Whether she likes it or not, Shamima Begum is guilty of supporting and facilitating crimes against humanity.
As in all walks of life, if you do something wrong and break the law, you must be tried, judged, and accordingly punished. There is, in my opinion, only one court that is capable of bringing all those associated with Isis, whether they have directly participated in the brutalities or not, to justice – the International Criminal Court in The Hague. Whether she likes it or not, Shamima Begum is guilty of at least participating in, and facilitating, crimes against humanity.
In its founding treaty, the Rome Statute of the permanent International Criminal Court defines crimes against humanity by any of the following acts when committed as part of a widespread or systemic attack directed against any civilian population, with knowledge of the attack:
(d) Deportation or forcible transfer of population;
(e) Imprisonment or other severe deprivation of physical liberty in violation of fundamental rules of international law;
(g) Rape, sexual slavery, enforced prostitution, forced pregnancy, enforced sterilization, or any other form of sexual violence of comparable gravity;
(h) Persecution against any identifiable group or collectivity on political, racial, national, ethnic, cultural, religious, gender as defined in paragraph 3, or other grounds that are universally recognized as impermissible under international law, in connection with any act referred to in this paragraph or any crime within the jurisdiction of the Court;
(i) Enforced disappearance of persons;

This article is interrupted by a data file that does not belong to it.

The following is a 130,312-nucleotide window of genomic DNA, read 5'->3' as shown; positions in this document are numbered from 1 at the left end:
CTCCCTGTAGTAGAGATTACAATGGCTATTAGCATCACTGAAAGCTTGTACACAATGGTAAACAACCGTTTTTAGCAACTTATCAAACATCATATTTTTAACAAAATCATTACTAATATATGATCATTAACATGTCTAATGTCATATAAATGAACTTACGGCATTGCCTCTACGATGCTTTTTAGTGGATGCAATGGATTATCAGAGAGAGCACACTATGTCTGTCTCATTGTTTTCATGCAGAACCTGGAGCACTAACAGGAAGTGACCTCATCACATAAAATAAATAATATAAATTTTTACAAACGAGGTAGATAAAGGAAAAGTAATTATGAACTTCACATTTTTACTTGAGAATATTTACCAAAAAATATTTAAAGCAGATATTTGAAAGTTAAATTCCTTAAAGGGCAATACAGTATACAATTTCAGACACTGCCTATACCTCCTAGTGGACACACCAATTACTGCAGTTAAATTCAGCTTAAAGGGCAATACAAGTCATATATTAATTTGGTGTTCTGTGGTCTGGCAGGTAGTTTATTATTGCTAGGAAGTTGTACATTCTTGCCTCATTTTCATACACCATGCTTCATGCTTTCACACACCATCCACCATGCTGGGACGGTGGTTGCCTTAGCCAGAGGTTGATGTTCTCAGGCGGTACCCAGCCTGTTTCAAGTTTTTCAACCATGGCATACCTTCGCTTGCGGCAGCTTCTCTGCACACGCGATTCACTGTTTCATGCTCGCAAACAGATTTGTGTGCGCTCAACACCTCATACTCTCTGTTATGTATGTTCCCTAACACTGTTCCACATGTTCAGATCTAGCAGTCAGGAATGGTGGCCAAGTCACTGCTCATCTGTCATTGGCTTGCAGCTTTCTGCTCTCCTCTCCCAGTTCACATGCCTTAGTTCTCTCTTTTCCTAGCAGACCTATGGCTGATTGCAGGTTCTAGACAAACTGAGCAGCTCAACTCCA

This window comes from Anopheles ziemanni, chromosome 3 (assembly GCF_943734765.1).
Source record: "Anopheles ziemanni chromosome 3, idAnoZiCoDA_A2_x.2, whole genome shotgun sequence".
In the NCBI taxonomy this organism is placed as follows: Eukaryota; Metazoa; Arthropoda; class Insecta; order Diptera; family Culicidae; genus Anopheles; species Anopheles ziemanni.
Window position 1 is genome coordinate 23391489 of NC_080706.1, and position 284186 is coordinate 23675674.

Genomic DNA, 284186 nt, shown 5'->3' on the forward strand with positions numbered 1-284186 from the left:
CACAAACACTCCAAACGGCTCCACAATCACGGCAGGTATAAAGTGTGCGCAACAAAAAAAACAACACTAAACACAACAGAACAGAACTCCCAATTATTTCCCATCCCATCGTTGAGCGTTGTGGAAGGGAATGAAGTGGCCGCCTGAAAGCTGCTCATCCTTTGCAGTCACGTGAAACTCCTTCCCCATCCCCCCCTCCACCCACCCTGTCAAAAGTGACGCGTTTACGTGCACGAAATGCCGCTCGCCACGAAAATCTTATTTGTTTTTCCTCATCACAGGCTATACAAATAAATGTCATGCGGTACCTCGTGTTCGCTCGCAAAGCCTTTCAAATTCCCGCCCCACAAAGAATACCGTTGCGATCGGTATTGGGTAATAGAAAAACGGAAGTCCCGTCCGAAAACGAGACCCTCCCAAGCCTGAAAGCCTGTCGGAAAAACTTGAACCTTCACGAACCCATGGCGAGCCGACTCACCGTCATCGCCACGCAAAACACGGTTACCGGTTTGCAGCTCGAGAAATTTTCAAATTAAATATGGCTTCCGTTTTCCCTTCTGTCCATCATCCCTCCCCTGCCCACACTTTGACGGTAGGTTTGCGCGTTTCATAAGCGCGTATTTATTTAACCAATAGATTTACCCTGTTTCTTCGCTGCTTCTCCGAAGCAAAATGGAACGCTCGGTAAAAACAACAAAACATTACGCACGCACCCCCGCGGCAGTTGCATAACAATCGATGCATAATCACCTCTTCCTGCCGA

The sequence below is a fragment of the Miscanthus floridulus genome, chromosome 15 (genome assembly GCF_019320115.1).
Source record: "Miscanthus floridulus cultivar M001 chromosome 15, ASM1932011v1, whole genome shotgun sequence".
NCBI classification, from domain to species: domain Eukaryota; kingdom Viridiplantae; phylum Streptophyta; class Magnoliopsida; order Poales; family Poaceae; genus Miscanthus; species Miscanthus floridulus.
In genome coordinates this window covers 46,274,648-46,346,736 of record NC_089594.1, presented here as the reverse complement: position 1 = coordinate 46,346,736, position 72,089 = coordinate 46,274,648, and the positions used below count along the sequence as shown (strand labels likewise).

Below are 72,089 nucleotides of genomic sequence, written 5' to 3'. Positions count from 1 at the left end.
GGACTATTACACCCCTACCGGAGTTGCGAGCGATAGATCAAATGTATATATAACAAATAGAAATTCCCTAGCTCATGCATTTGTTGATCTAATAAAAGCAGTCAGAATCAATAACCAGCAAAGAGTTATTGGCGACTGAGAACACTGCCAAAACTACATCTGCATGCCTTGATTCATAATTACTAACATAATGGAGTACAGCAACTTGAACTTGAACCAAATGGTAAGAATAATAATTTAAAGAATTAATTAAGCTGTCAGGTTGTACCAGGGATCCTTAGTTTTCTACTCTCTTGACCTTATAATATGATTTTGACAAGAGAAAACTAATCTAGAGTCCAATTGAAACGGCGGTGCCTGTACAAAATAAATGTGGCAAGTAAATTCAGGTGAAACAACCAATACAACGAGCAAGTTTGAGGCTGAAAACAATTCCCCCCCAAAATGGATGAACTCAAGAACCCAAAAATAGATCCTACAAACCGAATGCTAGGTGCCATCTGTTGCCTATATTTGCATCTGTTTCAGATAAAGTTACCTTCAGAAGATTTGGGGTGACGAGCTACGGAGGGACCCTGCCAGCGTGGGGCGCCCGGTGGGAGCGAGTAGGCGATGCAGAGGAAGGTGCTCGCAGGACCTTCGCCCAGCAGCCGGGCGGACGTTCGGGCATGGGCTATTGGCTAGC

(j) The crime of apartheid;
(k) Other inhumane acts of a similar character intentionally causing great suffering, or serious injury to body or to mental or physical health.
When are we going to stop giving excuses to these people? When are we going to act tough but within the defining limits of our democracies, in order eradicate this perpetrating evil? In constantly giving excuses, seeking reasons for, and enumerating mitigating circumstances, we are undermining our security and feeding the forces of evil that we are fighting with our democracies.
In leaving the UK for Syria, Shamima Begum has, at the very least, supported and facilitated at least one of the criteria defining crimes against humanity. She has done so by intimate associations with Jihadist fighters, and thus can be judged in a criminal court. It would be fitting that upon returning to a democracy, she gets the taste of what democracy is all about, when it comes to breaking its laws and wanting to destroy its very foundations. She deserves, like all Jihadists, not a criminal court hidden somewhere in the centre of London, but one that reflects the universality of the crimes she supports and has contributed to.